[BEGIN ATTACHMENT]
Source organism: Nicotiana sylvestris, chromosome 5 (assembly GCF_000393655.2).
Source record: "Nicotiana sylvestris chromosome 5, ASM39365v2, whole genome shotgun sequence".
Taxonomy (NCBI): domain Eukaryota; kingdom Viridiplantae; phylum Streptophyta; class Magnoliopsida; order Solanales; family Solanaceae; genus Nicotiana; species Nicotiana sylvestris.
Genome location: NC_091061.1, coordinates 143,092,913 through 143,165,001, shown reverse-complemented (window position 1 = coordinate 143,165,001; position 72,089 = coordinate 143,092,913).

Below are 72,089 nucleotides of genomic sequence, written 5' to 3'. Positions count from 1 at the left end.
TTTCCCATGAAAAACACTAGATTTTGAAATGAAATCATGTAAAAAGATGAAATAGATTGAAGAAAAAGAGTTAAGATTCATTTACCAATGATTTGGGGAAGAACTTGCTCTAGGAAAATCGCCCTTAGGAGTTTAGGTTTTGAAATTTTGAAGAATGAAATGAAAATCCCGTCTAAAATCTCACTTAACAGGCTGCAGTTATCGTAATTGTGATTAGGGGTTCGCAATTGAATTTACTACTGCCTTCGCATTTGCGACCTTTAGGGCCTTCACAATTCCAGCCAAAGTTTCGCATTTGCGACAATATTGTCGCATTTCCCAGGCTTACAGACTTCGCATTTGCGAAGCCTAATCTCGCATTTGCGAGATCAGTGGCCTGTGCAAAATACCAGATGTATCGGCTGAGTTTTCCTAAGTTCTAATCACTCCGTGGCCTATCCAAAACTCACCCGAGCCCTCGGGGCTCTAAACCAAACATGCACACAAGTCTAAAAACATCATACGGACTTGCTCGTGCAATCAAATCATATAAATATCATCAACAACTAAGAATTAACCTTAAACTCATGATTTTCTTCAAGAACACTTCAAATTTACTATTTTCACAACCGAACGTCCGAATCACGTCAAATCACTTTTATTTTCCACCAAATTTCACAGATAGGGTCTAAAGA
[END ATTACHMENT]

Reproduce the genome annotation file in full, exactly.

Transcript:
Source organism: Nicotiana sylvestris, chromosome 5 (assembly GCF_000393655.2).
Source record: "Nicotiana sylvestris chromosome 5, ASM39365v2, whole genome shotgun sequence".
Taxonomy (NCBI): domain Eukaryota; kingdom Viridiplantae; phylum Streptophyta; class Magnoliopsida; order Solanales; family Solanaceae; genus Nicotiana; species Nicotiana sylvestris.
Genome location: NC_091061.1, coordinates 143,092,913 through 143,165,001, shown reverse-complemented (window position 1 = coordinate 143,165,001; position 72,089 = coordinate 143,092,913).

Below are 72,089 nucleotides of genomic sequence, written 5' to 3'. Positions count from 1 at the left end.
TTTCCCATGAAAAACACTAGATTTTGAAATGAAATCATGTAAAAAGATGAAATAGATTGAAGAAAAAGAGTTAAGATTCATTTACCAATGATTTGGGGAAGAACTTGCTCTAGGAAAATCGCCCTTAGGAGTTTAGGTTTTGAAATTTTGAAGAATGAAATGAAAATCCCGTCTAAAATCTCACTTAACAGGCTGCAGTTATCGTAATTGTGATTAGGGGTTCGCAATTGAATTTACTACTGCCTTCGCATTTGCGACCTTTAGGGCCTTCACAATTCCAGCCAAAGTTTCGCATTTGCGACAATATTGTCGCATTTCCCAGGCTTACAGACTTCGCATTTGCGAAGCCTAATCTCGCATTTGCGAGATCAGTGGCCTGTGCAAAATACCAGATGTATCGGCTGAGTTTTCCTAAGTTCTAATCACTCCGTGGCCTATCCAAAACTCACCCGAGCCCTCGGGGCTCTAAACCAAACATGCACACAAGTCTAAAAACATCATACGGACTTGCTCGTGCAATCAAATCATATAAATATCATCAACAACTAAGAATTAACCTTAAACTCATGATTTTCTTCAAGAACACTTCAAATTTACTATTTTCACAACCGAACGTCCGAATCACGTCAAATCACTTTTATTTTCCACCAAATTTCACAGATAGGGTCTAAAGA